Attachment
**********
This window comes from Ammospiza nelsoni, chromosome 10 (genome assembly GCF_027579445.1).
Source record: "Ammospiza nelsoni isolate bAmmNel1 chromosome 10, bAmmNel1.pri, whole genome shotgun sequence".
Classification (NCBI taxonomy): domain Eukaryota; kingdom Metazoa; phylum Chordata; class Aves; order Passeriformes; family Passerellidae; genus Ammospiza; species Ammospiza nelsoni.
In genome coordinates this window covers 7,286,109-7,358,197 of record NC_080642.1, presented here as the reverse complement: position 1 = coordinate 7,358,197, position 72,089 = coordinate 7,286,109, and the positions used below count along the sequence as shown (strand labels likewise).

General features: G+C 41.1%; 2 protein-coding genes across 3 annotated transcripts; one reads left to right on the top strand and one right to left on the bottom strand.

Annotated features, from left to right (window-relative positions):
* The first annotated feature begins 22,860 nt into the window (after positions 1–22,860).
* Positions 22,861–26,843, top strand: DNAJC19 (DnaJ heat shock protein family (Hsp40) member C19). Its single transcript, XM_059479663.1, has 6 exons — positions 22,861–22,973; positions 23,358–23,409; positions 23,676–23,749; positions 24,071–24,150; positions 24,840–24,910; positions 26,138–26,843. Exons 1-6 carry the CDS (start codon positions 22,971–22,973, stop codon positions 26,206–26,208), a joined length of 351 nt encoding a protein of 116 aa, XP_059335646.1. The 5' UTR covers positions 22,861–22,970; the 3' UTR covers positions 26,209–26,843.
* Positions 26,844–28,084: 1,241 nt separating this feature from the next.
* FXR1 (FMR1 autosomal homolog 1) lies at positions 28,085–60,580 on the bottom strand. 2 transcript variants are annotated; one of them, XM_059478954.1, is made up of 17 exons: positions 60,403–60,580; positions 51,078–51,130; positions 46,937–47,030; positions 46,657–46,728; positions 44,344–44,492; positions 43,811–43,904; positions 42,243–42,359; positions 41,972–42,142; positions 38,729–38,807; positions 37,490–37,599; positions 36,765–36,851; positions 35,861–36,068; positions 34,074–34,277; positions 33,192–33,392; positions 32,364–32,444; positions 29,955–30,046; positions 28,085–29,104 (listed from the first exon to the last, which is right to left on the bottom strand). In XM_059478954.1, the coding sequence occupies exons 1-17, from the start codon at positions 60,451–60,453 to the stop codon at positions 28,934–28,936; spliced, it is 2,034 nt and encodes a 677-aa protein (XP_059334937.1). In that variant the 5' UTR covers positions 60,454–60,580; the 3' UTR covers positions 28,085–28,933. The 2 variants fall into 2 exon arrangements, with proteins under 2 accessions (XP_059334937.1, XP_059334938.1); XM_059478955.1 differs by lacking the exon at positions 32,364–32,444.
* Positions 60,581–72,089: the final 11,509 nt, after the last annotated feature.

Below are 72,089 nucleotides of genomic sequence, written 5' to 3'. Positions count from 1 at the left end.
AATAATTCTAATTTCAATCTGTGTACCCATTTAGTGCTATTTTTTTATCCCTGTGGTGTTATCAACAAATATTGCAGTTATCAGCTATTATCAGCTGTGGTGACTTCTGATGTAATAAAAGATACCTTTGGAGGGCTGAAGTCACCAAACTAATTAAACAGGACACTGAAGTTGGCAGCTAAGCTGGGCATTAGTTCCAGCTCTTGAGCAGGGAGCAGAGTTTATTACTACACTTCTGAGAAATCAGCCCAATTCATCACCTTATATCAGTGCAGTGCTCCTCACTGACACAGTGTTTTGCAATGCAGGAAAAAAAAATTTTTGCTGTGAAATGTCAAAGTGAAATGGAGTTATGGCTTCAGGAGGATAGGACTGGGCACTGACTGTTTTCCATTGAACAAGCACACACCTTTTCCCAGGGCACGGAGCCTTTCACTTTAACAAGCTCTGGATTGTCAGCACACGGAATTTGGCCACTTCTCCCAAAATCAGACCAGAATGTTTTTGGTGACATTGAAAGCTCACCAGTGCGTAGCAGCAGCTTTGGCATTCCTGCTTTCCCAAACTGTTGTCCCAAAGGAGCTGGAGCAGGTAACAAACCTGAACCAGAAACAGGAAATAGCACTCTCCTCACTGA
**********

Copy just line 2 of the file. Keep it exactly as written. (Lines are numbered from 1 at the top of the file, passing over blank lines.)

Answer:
Source record: "Ammospiza nelsoni isolate bAmmNel1 chromosome 10, bAmmNel1.pri, whole genome shotgun sequence".